The project could have utilized a number of different Natural FX colors available from Bryer. Coal Creek, for instance, “is very popular around here: this beautiful dark gray, almost black-finished metal,” Quesnel says. “And we’ve often used Pine Bronze, which mimics plate-steel; it’s also been adopted by architects around here. We can create accent wall panels and fascia pieces that maybe they wouldn’t be able to do cost-effectively with eighth-inch or quarter-inch plate steel.”
Today, metal roofs are available in a wider variety of looks, patterns, and finishes than ever before, thanks to a new generation of technology. “You get more and more fine details,” Van Alstine explains. “The sky’s the limit.” This variety has enabled The Bryer Company to grow in parallel with increasing demand. “We’re just doing projects all over the place,” he adds.
The Bryer Company’s portfolio includes single-family homes and apartment buildings, elementary schools and colleges, resorts and restaurants. Van Alstine also recalls two recent projects that utilized Bryer roof systems in harsh climate conditions. The Diomede School on Little Diomede Island off the coast of western Alaska used an aluminum panel to withstand the corrosive saltwater environment there. The Oregon State University’s Gladys Valley Marine Studies Building, in coastal Newport, Oregon, incorporated zing roofing and siding to withstand high winds, heavy rains, and salty air. “You get 130-mile winds rushing through there,” Van Alstine says of the OSU project.
The most common metal roofs are made of steel, followed by aluminum, zinc, and copper; occasionally roofs are also made from stainless steel. “We can even bring in pre-patinaed copper where it’s already green,” Van Alstine adds. “If you can imagine it, and we can bend it, we can do it.”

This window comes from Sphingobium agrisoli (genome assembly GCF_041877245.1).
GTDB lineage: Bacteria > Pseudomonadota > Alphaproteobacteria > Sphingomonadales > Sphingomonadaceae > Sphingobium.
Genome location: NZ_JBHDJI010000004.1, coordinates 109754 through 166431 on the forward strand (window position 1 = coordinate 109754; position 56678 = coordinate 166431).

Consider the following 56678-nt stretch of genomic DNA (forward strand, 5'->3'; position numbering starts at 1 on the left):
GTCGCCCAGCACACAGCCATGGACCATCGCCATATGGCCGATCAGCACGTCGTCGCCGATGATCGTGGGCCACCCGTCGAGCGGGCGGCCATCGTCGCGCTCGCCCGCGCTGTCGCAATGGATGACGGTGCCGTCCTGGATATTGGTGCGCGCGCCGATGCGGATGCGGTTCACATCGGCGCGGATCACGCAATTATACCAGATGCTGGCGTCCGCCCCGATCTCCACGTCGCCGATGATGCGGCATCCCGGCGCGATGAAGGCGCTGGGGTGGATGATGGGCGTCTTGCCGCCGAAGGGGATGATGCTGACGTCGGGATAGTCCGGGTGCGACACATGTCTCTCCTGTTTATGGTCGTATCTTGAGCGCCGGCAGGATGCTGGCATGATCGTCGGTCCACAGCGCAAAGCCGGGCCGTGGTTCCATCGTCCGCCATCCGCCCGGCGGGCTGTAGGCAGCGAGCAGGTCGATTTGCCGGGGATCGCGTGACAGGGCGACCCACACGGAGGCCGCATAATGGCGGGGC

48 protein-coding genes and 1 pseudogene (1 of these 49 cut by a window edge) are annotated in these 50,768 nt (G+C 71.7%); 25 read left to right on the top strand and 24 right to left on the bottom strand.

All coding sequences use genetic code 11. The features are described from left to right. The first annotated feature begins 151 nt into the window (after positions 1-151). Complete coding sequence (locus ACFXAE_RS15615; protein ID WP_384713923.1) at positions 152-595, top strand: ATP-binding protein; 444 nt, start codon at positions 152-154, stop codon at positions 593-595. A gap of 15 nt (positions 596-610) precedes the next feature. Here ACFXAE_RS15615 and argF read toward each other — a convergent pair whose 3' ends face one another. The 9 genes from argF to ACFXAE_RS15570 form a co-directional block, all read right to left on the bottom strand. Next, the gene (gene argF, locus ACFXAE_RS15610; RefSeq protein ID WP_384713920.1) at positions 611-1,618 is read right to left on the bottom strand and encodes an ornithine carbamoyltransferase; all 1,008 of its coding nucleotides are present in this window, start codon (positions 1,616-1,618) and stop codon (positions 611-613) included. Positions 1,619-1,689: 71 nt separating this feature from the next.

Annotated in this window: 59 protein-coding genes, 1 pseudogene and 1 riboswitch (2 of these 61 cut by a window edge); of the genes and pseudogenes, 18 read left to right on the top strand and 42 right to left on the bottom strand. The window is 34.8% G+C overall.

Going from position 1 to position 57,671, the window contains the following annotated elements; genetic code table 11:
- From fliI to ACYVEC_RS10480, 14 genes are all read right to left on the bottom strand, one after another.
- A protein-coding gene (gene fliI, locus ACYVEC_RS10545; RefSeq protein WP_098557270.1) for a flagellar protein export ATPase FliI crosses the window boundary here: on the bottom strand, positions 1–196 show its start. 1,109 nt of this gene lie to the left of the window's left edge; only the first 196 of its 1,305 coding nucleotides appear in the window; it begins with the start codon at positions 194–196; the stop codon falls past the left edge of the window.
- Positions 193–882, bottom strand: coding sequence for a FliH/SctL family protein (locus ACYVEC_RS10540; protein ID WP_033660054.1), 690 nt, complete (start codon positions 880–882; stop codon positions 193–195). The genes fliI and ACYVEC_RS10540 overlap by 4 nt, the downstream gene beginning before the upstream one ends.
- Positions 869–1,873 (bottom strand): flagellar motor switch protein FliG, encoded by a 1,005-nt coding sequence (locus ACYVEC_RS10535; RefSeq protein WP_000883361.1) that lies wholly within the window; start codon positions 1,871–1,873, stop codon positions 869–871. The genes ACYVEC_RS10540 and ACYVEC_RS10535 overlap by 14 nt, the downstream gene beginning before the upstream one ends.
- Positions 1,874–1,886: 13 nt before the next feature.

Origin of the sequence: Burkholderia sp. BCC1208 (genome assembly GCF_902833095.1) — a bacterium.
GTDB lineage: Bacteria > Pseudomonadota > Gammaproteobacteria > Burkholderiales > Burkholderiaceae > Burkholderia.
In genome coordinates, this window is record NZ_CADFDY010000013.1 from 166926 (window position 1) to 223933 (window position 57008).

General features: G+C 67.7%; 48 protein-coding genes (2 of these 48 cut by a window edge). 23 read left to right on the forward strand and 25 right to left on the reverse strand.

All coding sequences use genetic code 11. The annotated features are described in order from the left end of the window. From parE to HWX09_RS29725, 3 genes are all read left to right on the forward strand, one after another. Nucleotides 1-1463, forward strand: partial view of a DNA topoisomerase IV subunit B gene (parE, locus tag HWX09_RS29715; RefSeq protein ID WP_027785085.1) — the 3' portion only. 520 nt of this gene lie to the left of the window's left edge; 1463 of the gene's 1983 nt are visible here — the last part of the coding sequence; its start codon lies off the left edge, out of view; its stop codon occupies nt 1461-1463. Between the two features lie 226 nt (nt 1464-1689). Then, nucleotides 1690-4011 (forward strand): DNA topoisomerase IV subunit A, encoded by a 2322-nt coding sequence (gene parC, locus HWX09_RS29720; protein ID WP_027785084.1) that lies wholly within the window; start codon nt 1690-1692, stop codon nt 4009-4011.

Yet when it comes to making metal roofs a reality, it’s still about the execution. “It’s not necessarily new technology, but it’s a rare skill,” Van Alstine says. “We send them raw material in the widths that they need. And then they bring the craftsmanship.”
“This Natural FX Iron Oxide that Miley Roofing did on the Valley Club looks amazing. I keep a sample in my office here. When people walk in, they say, ‘This rusted really nice.’ And I say, ‘No, it’s actually painted. It’s finished that way.’”
–Tom Van Alstine, The Bryer Company, Sales Director
When the material arrives on trucks in 2,400-pound coils, Miley Roofing uses a combination of machine and hand tools—roll formers, benders, shears, hand tools, hammers—to form that metal into these finished products. “We call it architectural-scale jewelry,” Quesnel says. “You can’t use off-the-shelf pieces to create these projects. It is fairly efficient because we can take all that tooling to the jobsite and we can tailor most of the roof there. Then when we get to other architectural details like fascia, siding, wrapping corners; they’re coming back to the shop and building these pieces, then trimming and finessing them back in the field.”
Metal roofs comprise almost half of Miley Roofing’s business, mostly high-end residential, from roofing to fascia, siding, and flashings. “It’s being used more and more because we can do really cool things with our forming techniques to give you this very elegant, put-together look,” Quesnel says. “When you couple that with how durable and low-maintenance the material is, it’s no wonder metal is increasing in popularity year over year.”